Retired Police Cars Worry A Mother

By Justin Foss, Reporter

CEDAR RAPIDS - Of all the cars on the AutoWorld lot, one is catching a lot of eyes.

"Basically, its just a Crowne Victoria painted black and white," said sales manager Jeff Rudnicki.

It happens to be a retired police car. And it is for sale. It doesn't have the lights on top, but a Cedar Rapids mother worries it still looks too much like a police car and could be a weapon for impersonators.

"They're very identifiable, and to a child that might not know any better, or right from wrong, something bad could easily happen," said Angela Fletcher.

The concern is the used car could be used to impersonate a police officer.

It's a timely concern.

Just this month, Vinton police say 58-year-old William Reese tried to use a sheriff's patrol car to pull over people, even though, as a jailer, he's not authorized to do so.

When police departments sell these, they take off the lights, the cage in back and all of the electronics.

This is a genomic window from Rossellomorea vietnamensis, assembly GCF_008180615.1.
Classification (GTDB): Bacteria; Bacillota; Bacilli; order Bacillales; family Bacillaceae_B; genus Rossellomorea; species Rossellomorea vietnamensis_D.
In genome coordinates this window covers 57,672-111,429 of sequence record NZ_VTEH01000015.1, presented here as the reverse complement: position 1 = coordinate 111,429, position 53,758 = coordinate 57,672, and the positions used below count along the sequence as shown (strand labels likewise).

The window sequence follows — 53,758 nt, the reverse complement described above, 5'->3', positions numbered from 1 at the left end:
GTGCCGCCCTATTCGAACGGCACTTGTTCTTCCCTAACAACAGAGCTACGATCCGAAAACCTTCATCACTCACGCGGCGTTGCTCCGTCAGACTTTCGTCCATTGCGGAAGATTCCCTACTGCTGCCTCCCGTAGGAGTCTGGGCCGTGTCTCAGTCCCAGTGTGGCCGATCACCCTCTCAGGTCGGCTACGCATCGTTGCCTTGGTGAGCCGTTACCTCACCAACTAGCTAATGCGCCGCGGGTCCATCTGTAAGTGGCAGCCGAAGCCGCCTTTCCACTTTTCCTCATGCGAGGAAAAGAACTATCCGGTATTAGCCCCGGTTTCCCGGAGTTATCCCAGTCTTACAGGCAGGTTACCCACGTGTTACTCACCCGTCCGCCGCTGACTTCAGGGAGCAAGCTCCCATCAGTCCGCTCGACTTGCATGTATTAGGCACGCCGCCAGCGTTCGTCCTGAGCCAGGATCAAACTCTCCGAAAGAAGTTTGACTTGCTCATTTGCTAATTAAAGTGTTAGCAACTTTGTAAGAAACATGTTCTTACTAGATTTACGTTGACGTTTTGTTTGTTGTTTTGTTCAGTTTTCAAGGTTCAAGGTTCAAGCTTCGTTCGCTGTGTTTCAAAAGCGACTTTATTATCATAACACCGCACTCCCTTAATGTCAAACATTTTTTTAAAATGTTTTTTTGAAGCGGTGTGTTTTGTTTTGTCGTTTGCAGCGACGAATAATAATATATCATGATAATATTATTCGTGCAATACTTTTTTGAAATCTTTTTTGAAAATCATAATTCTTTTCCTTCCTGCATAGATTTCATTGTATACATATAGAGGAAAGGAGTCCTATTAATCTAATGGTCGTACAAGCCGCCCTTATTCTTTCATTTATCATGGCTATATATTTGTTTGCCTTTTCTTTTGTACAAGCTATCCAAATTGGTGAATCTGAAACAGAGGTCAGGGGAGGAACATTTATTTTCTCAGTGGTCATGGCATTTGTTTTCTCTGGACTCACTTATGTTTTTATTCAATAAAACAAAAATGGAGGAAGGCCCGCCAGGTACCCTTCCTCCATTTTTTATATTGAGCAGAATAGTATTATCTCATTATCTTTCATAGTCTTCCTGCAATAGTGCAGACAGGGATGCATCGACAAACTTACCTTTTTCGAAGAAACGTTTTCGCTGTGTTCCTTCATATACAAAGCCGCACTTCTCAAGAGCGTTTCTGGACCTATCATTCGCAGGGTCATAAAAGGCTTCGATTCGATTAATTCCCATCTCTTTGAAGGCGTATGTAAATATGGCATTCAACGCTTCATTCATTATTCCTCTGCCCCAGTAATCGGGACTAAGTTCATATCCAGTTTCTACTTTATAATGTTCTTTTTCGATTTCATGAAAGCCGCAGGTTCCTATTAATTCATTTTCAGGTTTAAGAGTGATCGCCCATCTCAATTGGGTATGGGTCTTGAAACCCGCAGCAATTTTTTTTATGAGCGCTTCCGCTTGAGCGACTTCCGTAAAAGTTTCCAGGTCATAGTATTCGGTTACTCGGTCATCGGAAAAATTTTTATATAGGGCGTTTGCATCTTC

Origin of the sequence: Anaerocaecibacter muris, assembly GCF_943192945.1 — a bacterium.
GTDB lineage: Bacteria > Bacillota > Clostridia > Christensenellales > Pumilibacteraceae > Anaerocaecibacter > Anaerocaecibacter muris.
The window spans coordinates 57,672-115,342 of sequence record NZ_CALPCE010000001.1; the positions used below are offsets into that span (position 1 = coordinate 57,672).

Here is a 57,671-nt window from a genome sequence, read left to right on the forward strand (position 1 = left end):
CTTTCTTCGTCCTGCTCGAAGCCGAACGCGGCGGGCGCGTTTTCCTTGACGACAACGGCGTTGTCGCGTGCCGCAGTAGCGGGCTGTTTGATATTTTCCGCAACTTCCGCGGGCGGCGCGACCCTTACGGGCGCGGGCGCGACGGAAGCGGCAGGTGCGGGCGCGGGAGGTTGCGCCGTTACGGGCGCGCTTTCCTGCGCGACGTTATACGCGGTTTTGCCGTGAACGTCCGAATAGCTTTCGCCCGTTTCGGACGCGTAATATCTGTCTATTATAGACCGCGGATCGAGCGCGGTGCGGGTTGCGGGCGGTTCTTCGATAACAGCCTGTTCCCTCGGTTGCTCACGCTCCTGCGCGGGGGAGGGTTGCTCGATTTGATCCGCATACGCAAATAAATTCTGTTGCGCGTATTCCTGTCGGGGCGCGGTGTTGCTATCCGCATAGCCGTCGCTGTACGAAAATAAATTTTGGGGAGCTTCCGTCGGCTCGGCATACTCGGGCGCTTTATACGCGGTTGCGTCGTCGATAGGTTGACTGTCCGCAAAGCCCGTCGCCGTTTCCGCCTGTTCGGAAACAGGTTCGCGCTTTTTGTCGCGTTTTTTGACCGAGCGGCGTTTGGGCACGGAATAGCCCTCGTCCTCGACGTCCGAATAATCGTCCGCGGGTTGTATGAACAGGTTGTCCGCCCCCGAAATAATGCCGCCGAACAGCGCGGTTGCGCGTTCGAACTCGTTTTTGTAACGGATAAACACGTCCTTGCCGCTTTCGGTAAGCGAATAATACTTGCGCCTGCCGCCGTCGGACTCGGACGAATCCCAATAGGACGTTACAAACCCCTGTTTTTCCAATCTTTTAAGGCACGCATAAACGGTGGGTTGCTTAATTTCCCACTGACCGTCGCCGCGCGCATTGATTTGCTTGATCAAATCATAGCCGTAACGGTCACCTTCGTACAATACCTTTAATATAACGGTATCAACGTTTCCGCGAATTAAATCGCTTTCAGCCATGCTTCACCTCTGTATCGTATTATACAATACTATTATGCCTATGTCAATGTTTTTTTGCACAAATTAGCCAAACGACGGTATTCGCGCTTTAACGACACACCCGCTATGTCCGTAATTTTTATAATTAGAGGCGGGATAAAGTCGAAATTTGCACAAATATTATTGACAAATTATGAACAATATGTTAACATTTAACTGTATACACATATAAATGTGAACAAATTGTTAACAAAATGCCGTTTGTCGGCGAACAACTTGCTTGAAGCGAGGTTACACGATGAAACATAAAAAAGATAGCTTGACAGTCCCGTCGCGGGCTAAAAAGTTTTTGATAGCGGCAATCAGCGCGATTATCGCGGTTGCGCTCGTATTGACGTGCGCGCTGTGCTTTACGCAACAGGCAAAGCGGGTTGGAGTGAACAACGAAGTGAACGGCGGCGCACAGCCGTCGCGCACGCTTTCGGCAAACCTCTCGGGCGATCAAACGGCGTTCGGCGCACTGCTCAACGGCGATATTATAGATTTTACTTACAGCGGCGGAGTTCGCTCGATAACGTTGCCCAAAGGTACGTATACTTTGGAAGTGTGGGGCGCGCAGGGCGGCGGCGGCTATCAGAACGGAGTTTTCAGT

But, they don't repaint them or take off the spotlight.

"It really creeps me out that these cars are driving around and still have spotlights on. If they're going to strip them down, take the spot light off," said Fletcher.

Even though this particular car was bought in Chicago, it hits close to home because the paint job happens to match the Cedar Rapids police department.

The dealership said police cars have a lot of appeal.

"It's got beefed up brakes, rotors, a heavier alternator," said Rudnicki.

He said most cars like this are bought by security companies, or people looking for a well maintained ride. "There is a big market. Maybe not so much in Cedar Rapids, but in surrounding areas, Des Moines, we have a lot of people that travel here just for these cars."

Fletcher just wishes these old police cars didn't look so new.

It is illegal to impersonate an officer. Police say that includes things like adding certain red lights to your car.

Email Justin Foss at Justin.Foss@kcrg.com
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